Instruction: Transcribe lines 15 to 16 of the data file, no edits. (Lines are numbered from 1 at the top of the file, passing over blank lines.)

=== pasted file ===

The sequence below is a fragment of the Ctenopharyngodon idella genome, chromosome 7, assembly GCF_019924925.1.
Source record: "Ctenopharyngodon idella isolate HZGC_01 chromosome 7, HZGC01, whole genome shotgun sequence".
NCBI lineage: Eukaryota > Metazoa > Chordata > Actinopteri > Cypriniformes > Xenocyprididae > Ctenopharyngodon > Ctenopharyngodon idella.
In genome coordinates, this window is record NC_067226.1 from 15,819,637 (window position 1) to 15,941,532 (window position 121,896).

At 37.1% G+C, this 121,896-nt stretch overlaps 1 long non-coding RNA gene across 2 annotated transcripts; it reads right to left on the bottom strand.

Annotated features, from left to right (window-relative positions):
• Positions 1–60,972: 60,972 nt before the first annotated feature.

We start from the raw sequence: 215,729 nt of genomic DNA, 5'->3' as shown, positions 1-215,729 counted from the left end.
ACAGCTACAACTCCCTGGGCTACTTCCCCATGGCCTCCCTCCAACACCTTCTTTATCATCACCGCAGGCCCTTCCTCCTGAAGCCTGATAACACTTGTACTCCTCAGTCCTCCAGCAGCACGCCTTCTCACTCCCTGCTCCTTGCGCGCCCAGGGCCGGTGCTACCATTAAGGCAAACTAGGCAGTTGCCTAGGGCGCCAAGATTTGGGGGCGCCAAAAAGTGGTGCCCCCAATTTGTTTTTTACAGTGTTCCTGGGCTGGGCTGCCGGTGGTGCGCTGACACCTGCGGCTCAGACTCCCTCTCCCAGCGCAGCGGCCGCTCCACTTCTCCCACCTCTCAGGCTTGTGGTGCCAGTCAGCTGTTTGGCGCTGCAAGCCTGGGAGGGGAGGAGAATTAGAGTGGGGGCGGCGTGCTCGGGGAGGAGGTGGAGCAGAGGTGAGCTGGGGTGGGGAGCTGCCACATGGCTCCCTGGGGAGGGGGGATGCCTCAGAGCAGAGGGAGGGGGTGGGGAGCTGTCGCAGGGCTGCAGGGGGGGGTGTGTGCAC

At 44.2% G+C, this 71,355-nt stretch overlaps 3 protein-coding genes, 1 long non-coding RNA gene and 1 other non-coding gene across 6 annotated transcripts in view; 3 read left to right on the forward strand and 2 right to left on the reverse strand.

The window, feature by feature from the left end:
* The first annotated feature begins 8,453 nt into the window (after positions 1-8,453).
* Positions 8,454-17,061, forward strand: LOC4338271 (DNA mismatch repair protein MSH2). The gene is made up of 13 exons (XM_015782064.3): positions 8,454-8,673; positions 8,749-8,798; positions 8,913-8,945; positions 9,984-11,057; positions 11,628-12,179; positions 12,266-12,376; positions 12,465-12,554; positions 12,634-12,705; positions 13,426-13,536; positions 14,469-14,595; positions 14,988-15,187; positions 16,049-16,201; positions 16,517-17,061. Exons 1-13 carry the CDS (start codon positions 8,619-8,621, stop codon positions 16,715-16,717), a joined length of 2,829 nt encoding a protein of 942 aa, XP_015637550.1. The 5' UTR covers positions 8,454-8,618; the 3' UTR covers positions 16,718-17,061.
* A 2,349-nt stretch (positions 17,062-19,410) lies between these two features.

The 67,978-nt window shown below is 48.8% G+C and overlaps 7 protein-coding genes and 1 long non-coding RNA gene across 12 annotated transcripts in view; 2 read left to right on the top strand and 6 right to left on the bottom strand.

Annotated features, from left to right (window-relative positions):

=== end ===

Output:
The 67,978-nt window shown below is 48.8% G+C and overlaps 7 protein-coding genes and 1 long non-coding RNA gene across 12 annotated transcripts in view; 2 read left to right on the top strand and 6 right to left on the bottom strand.

Annotated features, from left to right (window-relative positions):